Although the road is wet in the next photo, it isn’t raining, because there is no sign of an umbrella anywhere. Someone has clearly been hosing down the pavement to remove the detritus that has accumulated as a result of whatever they were doing.

The next photo shows a cooked food stall, or dai pai dong, where one could enjoy a bowl of congee (rice porridge) or noodles. The objects hanging up include lap cheung, a type of air-dried pork sausage. Because I hardly ever venture into town nowadays, I have no idea whether such stalls still exist, or whether more stringent food hygiene regulations have driven them to extinction.

Talking of food hygiene, I can’t imagine seeing pig carcasses being butchered on the pavement nowadays. I seem to remember taking this photo on Shanghai Street:

When I look at my final photo, which shows more eat-as-you-walk food being prepared, I think that it should be obvious where it was taken. Perhaps someone can enlighten me.

Tuesday, 21 November 2017

fruity pie

The area between Sha Tau Kok Road and Lau Shui Heung Road, a short distance east of Fanling, is characterized by what I’ve described elsewhere as ‘rural sprawl’, where once separate villages have expanded in a chaotic, haphazard manner until it has become no longer possible to discern where one ends and the next one begins.

However, from my point of view, this chaos affords opportunities for fun on a bike. On the periphery of a village, in addition to what might be called ‘standard’ village houses (restricted by law to three storeys and a maximum footprint of 700 square feet), there are likely to be large numbers of ‘temporary’ dwellings. I don’t understand the details of how the system works, but someone will own the land and grant permission, for a fee, for someone else to build a temporary structure on that land. The second person ‘owns’ the structure, and if it has been connected to mains electricity and piped water for five years, then that second person is entitled to compensation should the landowner want them to move.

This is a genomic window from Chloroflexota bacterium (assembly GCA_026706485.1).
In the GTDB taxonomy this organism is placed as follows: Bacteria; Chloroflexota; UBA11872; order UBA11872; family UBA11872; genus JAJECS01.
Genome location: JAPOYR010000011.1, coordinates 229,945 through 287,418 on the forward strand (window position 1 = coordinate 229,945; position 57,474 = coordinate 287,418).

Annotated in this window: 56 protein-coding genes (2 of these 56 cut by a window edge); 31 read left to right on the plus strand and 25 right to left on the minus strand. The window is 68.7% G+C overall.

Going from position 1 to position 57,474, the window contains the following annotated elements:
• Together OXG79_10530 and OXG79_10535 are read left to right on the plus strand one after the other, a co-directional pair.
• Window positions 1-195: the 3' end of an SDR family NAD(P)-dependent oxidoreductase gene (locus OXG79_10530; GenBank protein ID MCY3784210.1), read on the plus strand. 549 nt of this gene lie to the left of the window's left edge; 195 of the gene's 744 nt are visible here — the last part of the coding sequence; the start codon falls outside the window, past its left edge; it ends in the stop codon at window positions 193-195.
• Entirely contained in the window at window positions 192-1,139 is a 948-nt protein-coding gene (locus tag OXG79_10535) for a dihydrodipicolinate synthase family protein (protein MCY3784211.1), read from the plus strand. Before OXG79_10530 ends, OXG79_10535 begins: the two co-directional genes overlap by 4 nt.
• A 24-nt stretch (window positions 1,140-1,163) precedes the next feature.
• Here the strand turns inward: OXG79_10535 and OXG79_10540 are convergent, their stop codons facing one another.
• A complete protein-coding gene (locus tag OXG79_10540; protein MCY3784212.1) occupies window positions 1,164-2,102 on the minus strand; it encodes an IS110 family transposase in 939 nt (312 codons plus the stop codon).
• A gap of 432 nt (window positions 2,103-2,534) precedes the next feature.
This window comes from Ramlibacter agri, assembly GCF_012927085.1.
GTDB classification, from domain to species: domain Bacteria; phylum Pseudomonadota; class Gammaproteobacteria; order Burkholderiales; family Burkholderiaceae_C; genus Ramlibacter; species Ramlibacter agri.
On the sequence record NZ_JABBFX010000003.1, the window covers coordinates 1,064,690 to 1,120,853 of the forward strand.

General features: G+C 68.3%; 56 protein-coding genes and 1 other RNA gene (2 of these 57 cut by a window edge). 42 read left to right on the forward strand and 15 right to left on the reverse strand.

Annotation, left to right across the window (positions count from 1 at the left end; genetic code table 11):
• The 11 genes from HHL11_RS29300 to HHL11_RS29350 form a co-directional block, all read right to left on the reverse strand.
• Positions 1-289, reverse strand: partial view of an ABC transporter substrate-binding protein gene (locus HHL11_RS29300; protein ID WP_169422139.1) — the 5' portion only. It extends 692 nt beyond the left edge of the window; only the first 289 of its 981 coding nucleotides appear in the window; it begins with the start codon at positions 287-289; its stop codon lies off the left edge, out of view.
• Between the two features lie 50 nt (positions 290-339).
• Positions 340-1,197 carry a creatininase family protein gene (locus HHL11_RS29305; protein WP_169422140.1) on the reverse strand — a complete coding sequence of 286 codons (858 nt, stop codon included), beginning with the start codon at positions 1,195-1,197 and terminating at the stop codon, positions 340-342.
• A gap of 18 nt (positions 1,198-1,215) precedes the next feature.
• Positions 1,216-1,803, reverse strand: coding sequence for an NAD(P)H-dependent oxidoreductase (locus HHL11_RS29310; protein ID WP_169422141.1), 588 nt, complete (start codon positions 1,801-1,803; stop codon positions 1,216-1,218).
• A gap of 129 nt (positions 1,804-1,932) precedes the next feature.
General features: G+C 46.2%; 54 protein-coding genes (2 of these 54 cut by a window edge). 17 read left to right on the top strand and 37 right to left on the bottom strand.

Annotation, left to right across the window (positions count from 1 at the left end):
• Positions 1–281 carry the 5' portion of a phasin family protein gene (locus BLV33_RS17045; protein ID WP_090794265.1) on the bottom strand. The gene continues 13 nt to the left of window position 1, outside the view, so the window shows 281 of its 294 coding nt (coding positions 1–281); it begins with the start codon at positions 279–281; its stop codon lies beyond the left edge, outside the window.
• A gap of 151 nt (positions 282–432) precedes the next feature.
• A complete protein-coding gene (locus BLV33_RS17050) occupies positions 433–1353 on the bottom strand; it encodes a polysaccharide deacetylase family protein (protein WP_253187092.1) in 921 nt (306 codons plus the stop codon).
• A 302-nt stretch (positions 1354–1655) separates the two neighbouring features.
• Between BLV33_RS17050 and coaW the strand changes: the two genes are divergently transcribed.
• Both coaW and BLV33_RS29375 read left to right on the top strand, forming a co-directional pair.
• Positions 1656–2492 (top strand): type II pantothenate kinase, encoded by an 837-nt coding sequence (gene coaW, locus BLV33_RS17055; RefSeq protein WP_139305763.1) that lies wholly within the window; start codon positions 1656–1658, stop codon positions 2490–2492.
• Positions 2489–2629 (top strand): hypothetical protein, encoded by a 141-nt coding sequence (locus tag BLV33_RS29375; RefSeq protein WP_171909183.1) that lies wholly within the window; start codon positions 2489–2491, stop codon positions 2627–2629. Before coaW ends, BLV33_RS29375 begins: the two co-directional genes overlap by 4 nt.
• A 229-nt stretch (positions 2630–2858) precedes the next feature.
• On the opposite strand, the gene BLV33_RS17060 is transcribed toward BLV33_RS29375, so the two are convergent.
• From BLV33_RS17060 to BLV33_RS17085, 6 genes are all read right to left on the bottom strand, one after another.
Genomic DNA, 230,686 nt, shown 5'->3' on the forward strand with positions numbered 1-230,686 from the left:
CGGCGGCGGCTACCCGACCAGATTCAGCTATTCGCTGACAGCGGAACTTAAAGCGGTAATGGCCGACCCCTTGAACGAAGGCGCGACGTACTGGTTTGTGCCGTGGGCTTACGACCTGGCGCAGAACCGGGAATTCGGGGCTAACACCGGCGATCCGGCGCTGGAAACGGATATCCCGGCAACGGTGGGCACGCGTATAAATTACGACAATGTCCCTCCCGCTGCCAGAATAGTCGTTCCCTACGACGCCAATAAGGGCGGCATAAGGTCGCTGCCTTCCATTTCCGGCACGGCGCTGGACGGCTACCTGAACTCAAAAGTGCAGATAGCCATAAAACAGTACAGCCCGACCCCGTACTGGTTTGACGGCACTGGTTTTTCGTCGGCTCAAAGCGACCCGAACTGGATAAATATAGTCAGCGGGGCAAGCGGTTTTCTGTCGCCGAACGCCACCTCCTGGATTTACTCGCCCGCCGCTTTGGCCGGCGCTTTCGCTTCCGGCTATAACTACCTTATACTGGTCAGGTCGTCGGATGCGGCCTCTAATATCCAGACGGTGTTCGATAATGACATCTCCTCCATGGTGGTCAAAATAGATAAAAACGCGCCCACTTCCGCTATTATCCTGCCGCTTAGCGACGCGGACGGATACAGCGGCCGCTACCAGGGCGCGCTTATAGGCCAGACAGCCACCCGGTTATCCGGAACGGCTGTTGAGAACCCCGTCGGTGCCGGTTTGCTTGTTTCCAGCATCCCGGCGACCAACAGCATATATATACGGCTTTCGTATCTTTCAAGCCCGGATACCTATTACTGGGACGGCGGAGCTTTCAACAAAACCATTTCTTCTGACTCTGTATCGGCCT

I’ve provided this information because in the sequence of photographs that follows, you will see large numbers of such temporary structures, and my objective was to find a way through the maze of paths and alleyways between these structures and come out on the other side (most such paths are culs de sac). Having discovered this particular route on my bike only last week, I decided yesterday to walk along it and photograph the entire length, so that in the sequence each photo was taken from the furthest point visible in the previous one. This means that a route of only 500 metres in overall length took 25 photos to document fully.

The house you can see at the end of the alleyway in the first photo is the most opulent in the entire sequence:

…with substantial boundary walls and ornate railings. I’ve no idea what lies behind what I call ‘industrial panelling’ on the left:

The next photo shows a surprisingly substantial house in the background:

…while the building on the right of the path here is probably rendered brick: